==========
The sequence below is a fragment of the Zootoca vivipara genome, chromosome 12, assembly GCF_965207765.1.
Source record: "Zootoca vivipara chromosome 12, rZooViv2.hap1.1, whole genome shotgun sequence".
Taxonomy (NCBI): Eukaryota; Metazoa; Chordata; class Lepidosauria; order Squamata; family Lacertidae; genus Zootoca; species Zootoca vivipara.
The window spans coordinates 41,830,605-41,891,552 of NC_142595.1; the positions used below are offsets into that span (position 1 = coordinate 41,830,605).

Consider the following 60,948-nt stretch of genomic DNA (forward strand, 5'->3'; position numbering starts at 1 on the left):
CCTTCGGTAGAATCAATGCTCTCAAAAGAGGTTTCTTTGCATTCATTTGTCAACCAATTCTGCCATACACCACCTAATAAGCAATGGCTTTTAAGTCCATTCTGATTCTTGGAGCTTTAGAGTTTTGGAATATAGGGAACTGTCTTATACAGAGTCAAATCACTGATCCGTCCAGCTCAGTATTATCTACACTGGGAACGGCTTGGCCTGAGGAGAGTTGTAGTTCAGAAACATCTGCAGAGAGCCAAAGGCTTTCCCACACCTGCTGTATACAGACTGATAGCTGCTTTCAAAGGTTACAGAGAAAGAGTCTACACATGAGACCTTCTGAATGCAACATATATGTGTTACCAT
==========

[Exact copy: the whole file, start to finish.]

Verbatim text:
The sequence below is a fragment of the Zootoca vivipara genome, chromosome 12, assembly GCF_965207765.1.
Source record: "Zootoca vivipara chromosome 12, rZooViv2.hap1.1, whole genome shotgun sequence".
Taxonomy (NCBI): Eukaryota; Metazoa; Chordata; class Lepidosauria; order Squamata; family Lacertidae; genus Zootoca; species Zootoca vivipara.
The window spans coordinates 41,830,605-41,891,552 of NC_142595.1; the positions used below are offsets into that span (position 1 = coordinate 41,830,605).

Consider the following 60,948-nt stretch of genomic DNA (forward strand, 5'->3'; position numbering starts at 1 on the left):
CCTTCGGTAGAATCAATGCTCTCAAAAGAGGTTTCTTTGCATTCATTTGTCAACCAATTCTGCCATACACCACCTAATAAGCAATGGCTTTTAAGTCCATTCTGATTCTTGGAGCTTTAGAGTTTTGGAATATAGGGAACTGTCTTATACAGAGTCAAATCACTGATCCGTCCAGCTCAGTATTATCTACACTGGGAACGGCTTGGCCTGAGGAGAGTTGTAGTTCAGAAACATCTGCAGAGAGCCAAAGGCTTTCCCACACCTGCTGTATACAGACTGATAGCTGCTTTCAAAGGTTACAGAGAAAGAGTCTACACATGAGACCTTCTGAATGCAACATATATGTGTTACCAT